- What does a goat need?
A goat doesn't require too much. They need a fellow goat buddy for company. They need basic shelter that is free of drafts where they can get out of the bad weather. Goats require hay & room to run & play. Only some goats require goat grain. We highly recommend that goats have access to loose goat minerals (not a block type) to ensure they grow well & maintain their good health. Goats LOVE to play, so we suggest things like secure stumps, picnic tables, kids plastic play structures, or other fun things for them to play on. You will definitely find much more joy in your goats if they are happy & playing. I find it is physically IMPOSSIBLE to not smile & laugh when a goat does a flying leap off of a play toy! :-)
- What is a wether?
A wether is THE BEST goat pet! They are male goats that have been castrated. They are sweet & friendly, & require only minimal care to have a happy healthy life. A good draft free shelter and some good quality grass hay and some loose goat minerals is about all a wether needs. Sometimes in winter or when the wethers are growing they can have a little goat-specific grain to help with growth and/or weight gain. It's very important that a wether not get more than 1 cup or two per day and it's best to supplement a male goat with a small sprinkle of Ammonium Chloride to prevent Urinary Calculi (Urine Stones that block the goats ability to urinate).
- What is a buck? Do I need a buck?
A buck is a male goat that is capable of breeding & producing offspring. This may sound interesting to newcomers, but...pee-yew! A buck goat STINKS... they have glands in their bodies that produce a VERY stinky odor, which *apparently* attracts the female goats. They also urinate proficiently, usually spraying all over their chin, belly, and legs, in hopes of attracting the lady goats. :-) Bucks are NOT for the faint-of-heart! We feel that a buck should only be purchased by well-educated goat owners who know exactly what they are getting into. Pee-yew! :-)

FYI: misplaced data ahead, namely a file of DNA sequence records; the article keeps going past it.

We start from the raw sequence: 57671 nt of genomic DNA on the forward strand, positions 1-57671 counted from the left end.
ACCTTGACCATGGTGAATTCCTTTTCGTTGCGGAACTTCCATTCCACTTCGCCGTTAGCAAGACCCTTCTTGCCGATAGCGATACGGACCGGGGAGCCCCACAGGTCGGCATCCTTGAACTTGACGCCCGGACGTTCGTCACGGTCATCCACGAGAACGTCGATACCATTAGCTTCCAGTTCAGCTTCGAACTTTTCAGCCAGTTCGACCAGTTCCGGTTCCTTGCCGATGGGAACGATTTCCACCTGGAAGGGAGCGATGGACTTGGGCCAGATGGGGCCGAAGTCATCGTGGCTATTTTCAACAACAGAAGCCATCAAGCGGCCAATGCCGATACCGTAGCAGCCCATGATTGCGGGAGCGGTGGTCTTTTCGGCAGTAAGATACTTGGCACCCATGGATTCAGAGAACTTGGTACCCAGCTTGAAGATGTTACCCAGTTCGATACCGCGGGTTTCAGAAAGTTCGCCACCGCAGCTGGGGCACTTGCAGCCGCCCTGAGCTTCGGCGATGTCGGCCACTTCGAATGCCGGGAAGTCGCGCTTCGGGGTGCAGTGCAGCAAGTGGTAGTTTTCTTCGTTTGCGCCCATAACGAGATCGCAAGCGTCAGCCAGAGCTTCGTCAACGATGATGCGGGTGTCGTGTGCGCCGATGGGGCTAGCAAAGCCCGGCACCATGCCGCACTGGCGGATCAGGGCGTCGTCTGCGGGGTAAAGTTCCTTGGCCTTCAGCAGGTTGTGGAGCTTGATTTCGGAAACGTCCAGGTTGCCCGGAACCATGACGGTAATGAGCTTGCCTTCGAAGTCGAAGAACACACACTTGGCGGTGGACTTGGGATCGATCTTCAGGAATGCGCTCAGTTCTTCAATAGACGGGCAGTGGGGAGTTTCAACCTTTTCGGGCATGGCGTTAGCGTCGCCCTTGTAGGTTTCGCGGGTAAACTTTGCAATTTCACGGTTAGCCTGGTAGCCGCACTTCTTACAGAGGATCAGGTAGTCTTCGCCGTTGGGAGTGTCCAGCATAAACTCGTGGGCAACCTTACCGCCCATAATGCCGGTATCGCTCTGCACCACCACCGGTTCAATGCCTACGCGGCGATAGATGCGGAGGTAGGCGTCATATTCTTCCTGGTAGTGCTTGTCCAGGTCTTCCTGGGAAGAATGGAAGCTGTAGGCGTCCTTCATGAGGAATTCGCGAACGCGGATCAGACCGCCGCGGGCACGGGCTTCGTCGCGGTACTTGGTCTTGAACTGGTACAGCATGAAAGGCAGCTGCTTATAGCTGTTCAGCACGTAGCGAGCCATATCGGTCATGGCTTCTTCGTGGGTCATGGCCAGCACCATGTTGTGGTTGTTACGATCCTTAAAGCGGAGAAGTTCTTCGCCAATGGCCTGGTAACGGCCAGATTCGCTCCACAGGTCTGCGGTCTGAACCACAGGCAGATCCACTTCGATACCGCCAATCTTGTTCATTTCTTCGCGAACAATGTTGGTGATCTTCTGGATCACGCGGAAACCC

- What is a doe?
A doe is a female goat that can produce offspring & milk too.
- What is "Disease Free"?
Disease free is a very important term which means the animal and/or it's herd has been tested by a professional laboratory to ensure it is free from such diseases as CAE and CL. It is important to research goat diseases so that you can make an educated purchase decision. Some farms do not test for disease and some farms have these diseases and try to 'manage' them. We at Bellafire Farm test our goats annually for such diseases (Always NEGATIVE) and we do not purchase ANY new animals without proof of negative disease testing. Promoting a disease free animal is VERY important to us!
- Can my kids show a Bellafire Farm goat?
Absolutely!! We strongly believe that goats and kids go hand-in-hand. We also strongly believe in the 4H program and it's wonderful benefits! Therefore we give discounts to show homes and/or 4H homes.
- How hard is it to milk a goat? It can't be "Rocket Science".... ?
While it is not "Rocket Science", it certainly is not something you can learn in a few minutes. It is a bit of an art form to properly milk a goat. It's best to learn using a doe with experience in milking. She will have the patience to put up with your learning curve. Trying to teach yourself using a doe with no experience is going to be extremely frustrating for both you & her, and will probably ruin the experience for you both! If you are shopping for a milking goat, ask the breeder to show you how THEY do it... everyone does things a bit differently and goats are very intelligent & very routine oriented. You will have the best experience using an experienced milking goat & having someone actually show you how they do it. Then you can go home and practice, practice, practice. :-)